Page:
"Our goal is to recommend practical ways to improve alcohol treatment for Indigenous Australians. If the lessons we have learnt can be picked up by service providers and funding agencies, then they can make a real contribution to closing the gap."

Project backgrounders follow

Further Information:

Dr Mandy Wilson
National Drug Research Institute
Mobile: 0407 774 057

Vic Rechichi
Communications Officer, National Drug Research Institute
Curtin University
Phone: 61 (0)8 9266 1627
Mobile: 0414 682 055

Rachael Lobo
Communications Officer, National Drug Research Institute
Curtin University
Phone: 61 (0)8 9266 1627
Mobile: 0400 218831

Project List

Evaluating the management of alcohol-related problems among urban Aboriginal People in Western Australia: Using an action research approach to enhance service delivery and collaboration for client care

The project aims to ensure that the views of Aboriginal service users are taken into account in the planning and management of alcohol rehabilitation services, and that there are genuine efforts to work together to improve service outcomes. It utilises an action research methodology to evaluate and strengthen partnerships between Aboriginal Alcohol and Drug Service and primary health care and mainstream alcohol rehabilitation service providers. The approach will optimise the recruitment of Aboriginal people with alcohol misuse into recovery and support them to complete the program.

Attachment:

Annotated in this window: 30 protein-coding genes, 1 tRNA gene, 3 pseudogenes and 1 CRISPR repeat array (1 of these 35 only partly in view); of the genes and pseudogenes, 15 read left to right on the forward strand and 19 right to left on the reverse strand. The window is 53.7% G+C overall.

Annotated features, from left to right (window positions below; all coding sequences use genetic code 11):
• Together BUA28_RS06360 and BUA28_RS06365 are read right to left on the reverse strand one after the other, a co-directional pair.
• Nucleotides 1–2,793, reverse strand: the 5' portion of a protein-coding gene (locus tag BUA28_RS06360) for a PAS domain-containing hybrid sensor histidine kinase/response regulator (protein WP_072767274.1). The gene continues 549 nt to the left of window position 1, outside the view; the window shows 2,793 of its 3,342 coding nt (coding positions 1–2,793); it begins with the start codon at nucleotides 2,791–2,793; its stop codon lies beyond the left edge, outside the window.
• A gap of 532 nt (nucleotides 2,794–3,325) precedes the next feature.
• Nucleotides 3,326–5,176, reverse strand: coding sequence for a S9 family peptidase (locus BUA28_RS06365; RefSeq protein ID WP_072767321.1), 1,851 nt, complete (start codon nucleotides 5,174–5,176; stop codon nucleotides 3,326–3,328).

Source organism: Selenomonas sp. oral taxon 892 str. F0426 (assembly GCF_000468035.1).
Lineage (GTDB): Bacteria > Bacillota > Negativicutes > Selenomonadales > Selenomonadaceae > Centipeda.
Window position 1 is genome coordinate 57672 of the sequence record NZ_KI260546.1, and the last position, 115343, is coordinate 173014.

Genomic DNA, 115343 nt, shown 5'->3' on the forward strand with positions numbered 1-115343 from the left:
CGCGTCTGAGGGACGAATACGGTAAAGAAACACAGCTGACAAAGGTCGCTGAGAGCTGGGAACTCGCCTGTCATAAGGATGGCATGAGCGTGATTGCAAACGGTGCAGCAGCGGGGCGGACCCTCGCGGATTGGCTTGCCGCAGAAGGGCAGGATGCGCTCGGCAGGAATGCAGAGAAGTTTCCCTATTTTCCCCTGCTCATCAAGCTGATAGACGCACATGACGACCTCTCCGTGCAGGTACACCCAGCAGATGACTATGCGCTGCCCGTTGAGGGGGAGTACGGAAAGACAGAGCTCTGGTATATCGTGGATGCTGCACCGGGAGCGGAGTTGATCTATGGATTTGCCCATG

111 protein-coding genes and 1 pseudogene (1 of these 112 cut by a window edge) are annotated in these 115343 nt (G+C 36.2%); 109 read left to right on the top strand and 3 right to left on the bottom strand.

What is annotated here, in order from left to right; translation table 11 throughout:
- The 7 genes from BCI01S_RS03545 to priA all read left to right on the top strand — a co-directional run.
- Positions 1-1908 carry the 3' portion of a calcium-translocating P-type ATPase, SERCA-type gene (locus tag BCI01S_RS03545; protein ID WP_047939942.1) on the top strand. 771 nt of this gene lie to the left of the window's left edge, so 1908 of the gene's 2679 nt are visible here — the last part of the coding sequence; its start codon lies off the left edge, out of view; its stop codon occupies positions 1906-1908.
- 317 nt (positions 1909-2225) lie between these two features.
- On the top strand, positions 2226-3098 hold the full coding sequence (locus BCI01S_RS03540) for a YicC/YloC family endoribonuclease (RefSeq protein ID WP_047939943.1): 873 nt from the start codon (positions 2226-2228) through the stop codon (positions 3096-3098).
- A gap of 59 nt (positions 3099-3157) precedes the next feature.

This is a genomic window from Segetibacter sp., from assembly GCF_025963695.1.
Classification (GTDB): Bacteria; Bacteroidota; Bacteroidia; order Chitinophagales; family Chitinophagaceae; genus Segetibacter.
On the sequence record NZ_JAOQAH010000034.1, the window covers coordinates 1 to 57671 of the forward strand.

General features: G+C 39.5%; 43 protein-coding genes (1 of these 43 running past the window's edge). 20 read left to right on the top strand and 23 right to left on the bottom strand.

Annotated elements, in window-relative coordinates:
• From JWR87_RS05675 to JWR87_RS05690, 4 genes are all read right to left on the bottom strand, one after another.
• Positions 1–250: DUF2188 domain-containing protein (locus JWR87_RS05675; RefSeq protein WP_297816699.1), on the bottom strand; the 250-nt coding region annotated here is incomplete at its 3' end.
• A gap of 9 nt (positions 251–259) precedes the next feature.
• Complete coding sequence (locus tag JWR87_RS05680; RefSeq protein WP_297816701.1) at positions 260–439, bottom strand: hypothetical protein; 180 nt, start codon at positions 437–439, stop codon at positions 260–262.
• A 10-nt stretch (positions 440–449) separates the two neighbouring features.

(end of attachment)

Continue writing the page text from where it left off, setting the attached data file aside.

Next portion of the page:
Multidisciplinary, self management rehabilitation care plans and case management to improve alcohol treatment for Aboriginal people in Alice Springs

Clients in Alice Springs with alcohol problems identified either at the Central Australian Aboriginal Congress, by Drug and Alcohol Services Association Outreach Workers or through an alcohol related admission to Alice Springs hospital will be offered a brief intervention followed by a full assessment leading to the development of individual rehabilitation plans that involve three streams of care:

  • medical stream - including pharmacotherapies;
  • psychosocial stream - providing focused psychological strategies; and
  • social and cultural support - including assistance with employment, housing and accommodation.